The General Data Protection Regulation (GDPR) will apply in the UK from 25 May 2018. The government has confirmed that the UK’s decision to leave the EU will not affect the commencement of the GDPR.
The GDPR applies to ‘personal data’. However, the GDPR’s definition is more detailed and makes it clear that information such as an online identifier – e.g. an IP address – can be personal data. Almost any data about a person that is collected may be considered personal data and as such, fall into the GDPR regulations.
The GDPR applies to both automated personal data and to manual filing systems where personal data are accessible. This is wider than the Data Protection Act’s definition and could include chronologically ordered sets of manual records containing personal data.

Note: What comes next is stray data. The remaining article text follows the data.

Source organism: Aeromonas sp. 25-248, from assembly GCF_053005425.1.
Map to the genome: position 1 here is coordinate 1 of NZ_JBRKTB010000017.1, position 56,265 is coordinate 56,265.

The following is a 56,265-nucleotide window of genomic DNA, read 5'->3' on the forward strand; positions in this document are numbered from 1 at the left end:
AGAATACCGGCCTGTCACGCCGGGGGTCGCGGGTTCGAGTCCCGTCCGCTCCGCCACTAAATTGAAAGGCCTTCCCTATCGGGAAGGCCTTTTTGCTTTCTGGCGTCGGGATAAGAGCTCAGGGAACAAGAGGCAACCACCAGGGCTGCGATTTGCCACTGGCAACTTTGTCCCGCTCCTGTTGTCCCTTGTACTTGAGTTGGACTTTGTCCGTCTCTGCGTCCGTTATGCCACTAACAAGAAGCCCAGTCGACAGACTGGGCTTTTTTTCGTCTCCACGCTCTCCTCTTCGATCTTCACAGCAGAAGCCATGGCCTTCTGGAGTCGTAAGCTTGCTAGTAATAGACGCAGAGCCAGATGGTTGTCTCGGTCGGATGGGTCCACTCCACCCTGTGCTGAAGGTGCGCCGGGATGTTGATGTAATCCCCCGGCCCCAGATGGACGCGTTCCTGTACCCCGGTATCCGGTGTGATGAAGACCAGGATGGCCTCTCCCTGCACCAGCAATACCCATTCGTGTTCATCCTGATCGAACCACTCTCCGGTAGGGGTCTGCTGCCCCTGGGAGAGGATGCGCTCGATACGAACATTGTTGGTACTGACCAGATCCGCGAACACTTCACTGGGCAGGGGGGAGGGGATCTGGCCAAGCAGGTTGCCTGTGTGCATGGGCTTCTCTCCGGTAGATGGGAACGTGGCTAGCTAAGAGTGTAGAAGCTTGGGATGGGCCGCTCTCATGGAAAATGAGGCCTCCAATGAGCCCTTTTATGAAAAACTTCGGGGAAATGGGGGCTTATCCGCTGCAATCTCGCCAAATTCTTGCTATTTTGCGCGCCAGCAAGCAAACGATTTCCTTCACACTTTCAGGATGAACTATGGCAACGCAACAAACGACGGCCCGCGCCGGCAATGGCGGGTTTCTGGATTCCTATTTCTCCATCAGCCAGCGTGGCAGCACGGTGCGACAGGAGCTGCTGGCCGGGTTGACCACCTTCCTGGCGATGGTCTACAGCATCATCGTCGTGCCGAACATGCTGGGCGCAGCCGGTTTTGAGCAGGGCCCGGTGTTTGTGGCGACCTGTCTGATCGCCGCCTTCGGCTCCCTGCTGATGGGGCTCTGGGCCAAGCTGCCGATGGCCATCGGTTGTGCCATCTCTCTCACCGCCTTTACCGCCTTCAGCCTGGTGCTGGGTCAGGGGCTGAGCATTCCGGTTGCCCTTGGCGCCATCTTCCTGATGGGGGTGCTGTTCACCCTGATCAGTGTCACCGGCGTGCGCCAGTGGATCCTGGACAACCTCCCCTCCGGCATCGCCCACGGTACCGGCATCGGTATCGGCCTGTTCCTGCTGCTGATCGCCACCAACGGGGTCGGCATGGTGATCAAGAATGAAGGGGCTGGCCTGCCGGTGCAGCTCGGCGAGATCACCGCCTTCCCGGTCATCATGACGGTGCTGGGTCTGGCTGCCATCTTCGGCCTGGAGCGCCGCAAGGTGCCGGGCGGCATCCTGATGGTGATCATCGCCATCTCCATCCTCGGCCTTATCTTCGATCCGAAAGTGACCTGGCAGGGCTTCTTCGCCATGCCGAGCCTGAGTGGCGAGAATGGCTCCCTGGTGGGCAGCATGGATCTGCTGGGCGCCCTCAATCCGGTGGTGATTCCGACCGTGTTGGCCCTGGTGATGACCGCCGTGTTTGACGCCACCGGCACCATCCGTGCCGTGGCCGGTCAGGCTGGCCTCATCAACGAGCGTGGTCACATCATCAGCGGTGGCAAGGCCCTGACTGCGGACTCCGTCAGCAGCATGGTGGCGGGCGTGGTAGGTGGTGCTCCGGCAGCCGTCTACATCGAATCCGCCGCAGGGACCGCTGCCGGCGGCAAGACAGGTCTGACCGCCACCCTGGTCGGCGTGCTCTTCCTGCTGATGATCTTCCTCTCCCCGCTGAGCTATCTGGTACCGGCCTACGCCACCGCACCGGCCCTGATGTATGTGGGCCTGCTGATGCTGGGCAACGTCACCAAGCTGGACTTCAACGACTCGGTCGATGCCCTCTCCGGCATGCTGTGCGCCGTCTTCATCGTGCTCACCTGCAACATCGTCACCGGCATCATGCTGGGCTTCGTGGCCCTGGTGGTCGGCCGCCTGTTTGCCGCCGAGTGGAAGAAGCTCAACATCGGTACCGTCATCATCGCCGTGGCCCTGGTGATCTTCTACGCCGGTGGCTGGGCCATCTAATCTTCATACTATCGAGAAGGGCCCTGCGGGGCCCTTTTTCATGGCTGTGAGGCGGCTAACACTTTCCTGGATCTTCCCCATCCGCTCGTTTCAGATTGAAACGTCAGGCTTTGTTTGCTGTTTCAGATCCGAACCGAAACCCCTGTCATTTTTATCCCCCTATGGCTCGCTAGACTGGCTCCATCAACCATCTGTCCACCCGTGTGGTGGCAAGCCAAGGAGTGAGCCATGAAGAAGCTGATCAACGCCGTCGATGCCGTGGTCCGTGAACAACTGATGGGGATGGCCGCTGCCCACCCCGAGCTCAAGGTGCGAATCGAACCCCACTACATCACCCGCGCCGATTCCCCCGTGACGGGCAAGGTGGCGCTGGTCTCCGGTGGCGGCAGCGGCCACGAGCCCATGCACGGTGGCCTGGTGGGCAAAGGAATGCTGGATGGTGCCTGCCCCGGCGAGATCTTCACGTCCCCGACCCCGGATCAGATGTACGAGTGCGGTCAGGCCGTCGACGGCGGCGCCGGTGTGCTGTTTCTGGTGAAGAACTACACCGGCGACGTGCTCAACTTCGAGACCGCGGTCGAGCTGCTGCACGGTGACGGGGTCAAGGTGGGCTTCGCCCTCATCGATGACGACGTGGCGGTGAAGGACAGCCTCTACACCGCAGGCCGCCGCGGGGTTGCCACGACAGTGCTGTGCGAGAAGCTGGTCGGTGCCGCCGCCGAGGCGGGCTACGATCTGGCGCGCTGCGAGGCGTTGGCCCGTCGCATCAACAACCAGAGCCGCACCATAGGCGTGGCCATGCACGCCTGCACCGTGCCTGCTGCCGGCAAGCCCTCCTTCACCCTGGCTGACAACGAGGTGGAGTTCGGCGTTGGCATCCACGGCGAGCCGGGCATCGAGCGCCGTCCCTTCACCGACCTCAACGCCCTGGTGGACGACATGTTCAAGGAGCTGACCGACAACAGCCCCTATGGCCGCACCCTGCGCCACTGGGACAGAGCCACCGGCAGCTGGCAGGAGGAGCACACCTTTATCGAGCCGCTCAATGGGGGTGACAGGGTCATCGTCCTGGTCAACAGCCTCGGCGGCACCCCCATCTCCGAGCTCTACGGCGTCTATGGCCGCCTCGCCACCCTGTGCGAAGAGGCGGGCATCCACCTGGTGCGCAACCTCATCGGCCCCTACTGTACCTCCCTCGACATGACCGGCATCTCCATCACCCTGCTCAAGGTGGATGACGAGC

While the new GDPR has a number of changes to it and the transition is creating a significant amount of extra work for organisations, it is a good thing. The new GDPR is holding us accountable for the way we process and handle sensitive information, making ourselves and the people we do business with safer in the digital world we live in – not only today, but in the future.